Directs the Secretary of Health and Human Services, in coordination with the Attorney General and the Director of the International Communication Agency to report to the Congress at the beginning of fiscal years 1982 and 1983 regarding the distribution (geography, nationality and specialty) of those aliens who have entered the United States under such waiver.
Includes within the definition of "special immigrant" certain alien physicians (and families) who entered the United States before January 10, 1978, and were practicing medicine here.
Directs the Secretary of Health and Human Services, after consultation with the Attorney General, the Secretary of State, and the Director of the International Communication Agency, to report to Congress by January 15, 1983, concerning the value of medical exchange programs.
Revises re-entry permit provisions to authorize the issuance of such permit for a two-year nonrenewable period (presently one year with up to a one year discretionary extension).
Revises alien deportation and maintenance expense provisions to: (1) provide that deportation shall be to the country from which the alien boarded the vessel or airplane that brought him to the United States; (2) provide that if such departure was from a foreign territory contiguous to the United States of which such alien was not a national or resident, then deportation shall be to the country from which such alien departed for such contiguous territory; (3) set forth guidelines for the Attorney General if a country is unwilling to accept a deportable alien; and (4) require such transportation lines to deposit a bond to cover any fine or disputed fine relating to deportation with a district director of customs (presently with a customs collector).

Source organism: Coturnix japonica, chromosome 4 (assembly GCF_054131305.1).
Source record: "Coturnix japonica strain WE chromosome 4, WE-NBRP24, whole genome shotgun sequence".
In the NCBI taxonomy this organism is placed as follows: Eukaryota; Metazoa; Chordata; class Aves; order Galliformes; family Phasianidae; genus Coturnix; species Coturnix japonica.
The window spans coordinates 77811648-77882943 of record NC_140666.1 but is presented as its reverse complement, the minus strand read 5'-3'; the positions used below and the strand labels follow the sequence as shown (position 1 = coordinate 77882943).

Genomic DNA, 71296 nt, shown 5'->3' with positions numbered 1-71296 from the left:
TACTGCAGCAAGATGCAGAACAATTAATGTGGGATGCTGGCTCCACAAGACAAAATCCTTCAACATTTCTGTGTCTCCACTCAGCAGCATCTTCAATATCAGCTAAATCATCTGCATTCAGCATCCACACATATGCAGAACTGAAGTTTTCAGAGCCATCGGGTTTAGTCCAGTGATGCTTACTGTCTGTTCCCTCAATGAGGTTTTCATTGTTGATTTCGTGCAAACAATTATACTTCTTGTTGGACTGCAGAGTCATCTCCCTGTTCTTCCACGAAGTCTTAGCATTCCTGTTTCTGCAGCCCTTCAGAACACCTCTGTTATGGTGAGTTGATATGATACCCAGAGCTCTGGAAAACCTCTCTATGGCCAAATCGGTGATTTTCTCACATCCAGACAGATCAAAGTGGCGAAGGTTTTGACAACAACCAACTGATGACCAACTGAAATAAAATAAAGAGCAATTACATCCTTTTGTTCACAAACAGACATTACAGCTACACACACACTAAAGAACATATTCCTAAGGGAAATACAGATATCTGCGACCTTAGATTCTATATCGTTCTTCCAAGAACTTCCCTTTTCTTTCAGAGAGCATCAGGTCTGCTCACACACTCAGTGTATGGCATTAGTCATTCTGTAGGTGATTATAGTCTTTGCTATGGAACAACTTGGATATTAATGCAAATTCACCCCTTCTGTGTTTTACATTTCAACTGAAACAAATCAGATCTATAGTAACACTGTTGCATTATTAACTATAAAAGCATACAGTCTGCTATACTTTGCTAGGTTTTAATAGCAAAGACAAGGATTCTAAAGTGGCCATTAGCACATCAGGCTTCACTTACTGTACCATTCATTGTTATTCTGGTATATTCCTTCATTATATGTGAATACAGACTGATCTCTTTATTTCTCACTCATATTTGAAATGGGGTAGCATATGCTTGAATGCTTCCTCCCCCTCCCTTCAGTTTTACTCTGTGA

Makes the existing mandatory waiver of fraudulent entry deportation provisions regarding the alien spouse, children, or parents of United States citizens or permanent residents discretionary. Permits simple drug possession offenses to be waived for such persons. Provides that such deportation waiver shall also apply to improper entry documents resulting from such fraud. Provides with regard to such cancelled deportation proceedings that the reduction of available immigrant visas shall come from the overall permanent or conditional entry visa allotment rather than from the nonpreference allotment. Permits certain nonimmigrant exchange aliens to have deportation proceedings suspended and have their status adjusted to permanent resident.
Revises the category of nonimmigrant aliens who cannot have their nonimmigrant classification changed to another nonimmigrant classification without first applying to the Attorney General for such change.
Eliminates annual address reporting for permanent residents and three month reporting for temporary residents. Requires address changes to be reported within ten days. Authorizes the Attorney General to require particular groups of aliens to report their current addresses.